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PURE Award winners 2016: Lise Rajewicz

BA Honours student’s research part of a larger collaborative project with the University of Victoria, the Canadian Centre for Policy Alternatives and the Parkland Institute


Lise Rajewicz is researching what kind of influence the biggest fossil fuel companies in Alberta may have on the creation of Alberta´s new Climate Leadership Plan that was unveiled by the provincial NDP government in November 2015. Photo by Dymphny Dronyk, University of Calgary

By Jennifer Robitaille
August 10, 2016

The University of Calgary’s Eyes High strategic statement reads “students will thrive in programs made rich by research and hands-on experiences”. The integration of teaching and research is a priority in this vision and the Program for Undergraduate Research Experience — also known as PURE — is an important initiative that reflects this commitment.

Each year undergraduates can apply for the prestigious PURE Awards, which provide financial research support to some of the university’s most promising students over the spring and summer months.

The program is designed to give undergraduate students the opportunity to learn how to develop research projects, undertake independent research and contribute to knowledge in their respective fields.

In this Q&A series, we hear from the 2016 PURE Award winners from the Faculty of Arts.


 Name: Lise Rajewicz

Degree sought: BA Honours in Human Geography, Minor in Spanish

What is your research topic?

I am contributing to a larger research project called the Corporate Mapping Project. It’s a six year project being undertaken collaboratively between the University of Victoria, the Canadian Centre for Policy Alternatives and the Parkland Institute which is conducting a systematic mapping of corporate power and influence with a focus on the fossil fuel industry in Western Canada.

For my project specifically, I am researching what kind of influence the biggest fossil fuel companies in Alberta may have on the creation of Alberta´s new Climate Leadership Plan that was unveiled by the provincial NDP government in November 2015. Corporate influence over the government may, in turn, have direct bearing on the kinds of climate policies that will shape our collective future here in Alberta and in Canada as a whole.

The concentration of power held by the fossil fuel industry could mean that some climate policies, while beneficial to business, do not really represent the interests of society as a whole.

What attracted you to this particular research project?

I was interested in pursuing research that is relevant to us here in Alberta. Our province, and Canada as a whole, is at an interesting political crossroads. Our new federal and provincial governments recognize that climate change is an issue that can no longer be ignored in favour of economic growth at all costs. Alberta's Climate Leadership Plan is unprecedented in this province and it is exciting to see important first steps being taken to meet the greenhouse gas emissions targets agreed upon at COP21. Nevertheless, it is important that we don't just sit back and assume that these policies are in our best interests. This project takes a critical eye to some of the deep-seated societal power structures that could undermine our democracy.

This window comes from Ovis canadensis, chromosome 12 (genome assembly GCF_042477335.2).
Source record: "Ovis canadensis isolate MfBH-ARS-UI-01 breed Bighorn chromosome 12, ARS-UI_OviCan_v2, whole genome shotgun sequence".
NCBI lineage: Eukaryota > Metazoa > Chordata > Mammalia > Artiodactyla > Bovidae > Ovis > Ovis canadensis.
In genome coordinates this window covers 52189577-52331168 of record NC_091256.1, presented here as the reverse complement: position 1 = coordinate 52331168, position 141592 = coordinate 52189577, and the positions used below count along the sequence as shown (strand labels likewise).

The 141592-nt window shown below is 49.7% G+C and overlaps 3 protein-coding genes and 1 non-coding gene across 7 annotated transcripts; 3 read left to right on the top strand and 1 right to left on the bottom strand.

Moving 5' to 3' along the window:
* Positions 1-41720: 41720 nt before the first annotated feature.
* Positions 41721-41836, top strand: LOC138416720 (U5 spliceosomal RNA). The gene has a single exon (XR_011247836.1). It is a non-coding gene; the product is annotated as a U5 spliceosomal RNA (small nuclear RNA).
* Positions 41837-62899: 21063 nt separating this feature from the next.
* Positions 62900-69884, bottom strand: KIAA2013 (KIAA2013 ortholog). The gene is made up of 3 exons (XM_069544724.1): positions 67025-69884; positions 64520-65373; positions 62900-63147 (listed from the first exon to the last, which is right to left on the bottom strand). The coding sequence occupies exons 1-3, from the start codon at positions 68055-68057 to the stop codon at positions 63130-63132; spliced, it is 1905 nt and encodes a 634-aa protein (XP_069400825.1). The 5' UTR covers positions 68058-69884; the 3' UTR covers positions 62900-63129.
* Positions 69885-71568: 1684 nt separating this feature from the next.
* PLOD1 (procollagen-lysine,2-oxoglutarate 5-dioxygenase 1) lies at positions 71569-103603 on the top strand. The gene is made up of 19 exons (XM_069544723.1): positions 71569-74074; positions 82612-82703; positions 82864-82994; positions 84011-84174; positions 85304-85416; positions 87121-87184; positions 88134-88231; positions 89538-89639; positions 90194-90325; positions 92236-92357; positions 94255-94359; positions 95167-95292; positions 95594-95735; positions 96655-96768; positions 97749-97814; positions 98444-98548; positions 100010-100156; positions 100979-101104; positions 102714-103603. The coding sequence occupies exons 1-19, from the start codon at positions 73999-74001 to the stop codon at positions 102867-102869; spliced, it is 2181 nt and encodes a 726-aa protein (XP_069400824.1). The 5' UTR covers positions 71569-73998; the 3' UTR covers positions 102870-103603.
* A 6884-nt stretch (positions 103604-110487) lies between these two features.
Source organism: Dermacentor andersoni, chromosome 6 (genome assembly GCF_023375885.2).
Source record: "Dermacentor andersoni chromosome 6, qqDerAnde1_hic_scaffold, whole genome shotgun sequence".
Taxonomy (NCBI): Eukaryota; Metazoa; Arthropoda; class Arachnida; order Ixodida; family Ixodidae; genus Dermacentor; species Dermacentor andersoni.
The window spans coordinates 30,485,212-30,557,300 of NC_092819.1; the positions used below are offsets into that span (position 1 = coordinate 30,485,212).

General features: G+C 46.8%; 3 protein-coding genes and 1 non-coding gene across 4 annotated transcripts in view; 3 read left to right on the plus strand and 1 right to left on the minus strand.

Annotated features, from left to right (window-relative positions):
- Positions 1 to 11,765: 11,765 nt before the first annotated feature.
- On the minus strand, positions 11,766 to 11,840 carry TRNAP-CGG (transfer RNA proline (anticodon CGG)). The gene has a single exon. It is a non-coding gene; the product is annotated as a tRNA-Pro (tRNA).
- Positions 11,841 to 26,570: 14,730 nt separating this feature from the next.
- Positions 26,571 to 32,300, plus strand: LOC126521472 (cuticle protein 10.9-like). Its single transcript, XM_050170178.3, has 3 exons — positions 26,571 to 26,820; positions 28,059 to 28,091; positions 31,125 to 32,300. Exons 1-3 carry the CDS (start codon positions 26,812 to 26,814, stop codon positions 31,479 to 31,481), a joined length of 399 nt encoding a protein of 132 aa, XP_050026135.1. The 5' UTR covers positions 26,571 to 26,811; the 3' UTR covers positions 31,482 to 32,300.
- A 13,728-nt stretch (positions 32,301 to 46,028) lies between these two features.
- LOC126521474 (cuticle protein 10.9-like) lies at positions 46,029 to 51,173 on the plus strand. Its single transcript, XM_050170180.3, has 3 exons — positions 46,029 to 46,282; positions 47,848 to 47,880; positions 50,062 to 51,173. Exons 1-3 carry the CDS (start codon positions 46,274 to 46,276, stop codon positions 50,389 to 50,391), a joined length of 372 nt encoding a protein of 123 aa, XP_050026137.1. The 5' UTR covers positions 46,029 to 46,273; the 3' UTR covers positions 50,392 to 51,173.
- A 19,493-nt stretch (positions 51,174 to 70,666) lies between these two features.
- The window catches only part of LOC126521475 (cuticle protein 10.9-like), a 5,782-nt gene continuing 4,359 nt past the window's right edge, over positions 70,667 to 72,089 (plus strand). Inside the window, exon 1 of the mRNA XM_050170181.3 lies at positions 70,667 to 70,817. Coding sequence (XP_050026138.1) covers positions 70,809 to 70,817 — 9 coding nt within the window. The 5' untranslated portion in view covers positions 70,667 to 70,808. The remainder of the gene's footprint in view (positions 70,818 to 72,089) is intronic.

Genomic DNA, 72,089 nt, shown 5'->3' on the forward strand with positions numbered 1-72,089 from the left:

As an undergraduate student, the chance to work collaboratively with my supervisor Gwendolyn Blue as well as researchers and academics from a broad range of backgrounds is very rare. I feel extremely fortunate to have the chance to learn from this experience and to get a taste for what real-world research in a professional team environment is all about.

Why is this research important and what do you hope to achieve? 

While it is definitely promising to see that the provincial government has taken the first steps in the right direction in terms of climate action, that isn’t always enough. I feel it is important that we, as civil society, play an active and unrelenting role in shaping the policies that affect our environment and us.  I think that scrutinizing the role played by powerful corporations in Alberta will help to show which interests are really being represented.  Though my research is just a small part of a much broader undertaking, I hope it will help to widen the discussion about democratic alternatives to the status quo.

What do you like most about your field of study?

I think the fact that I’m a Geography major doing research on climate policy really speaks to the broad, inter-disciplinary nature of my program. Almost anything on Earth can be seen through a geographical lens, because the focus is on spatial relations and interactions between people, places and things on the planet. To me, climate change is kind of the quintessentially geographical issue of our time because it causes us to confront urgent issues from the local to the global scales.

What advice would you give to other students considering applying for PURE awards next year?

If you have a question that you want to answer and you want to have dedicated time to devote to research, this is an amazing opportunity. Get to know your professors- they are experts in their fields. Having the chance to work one-on-one with them will no doubt be a rich and rewarding experience.”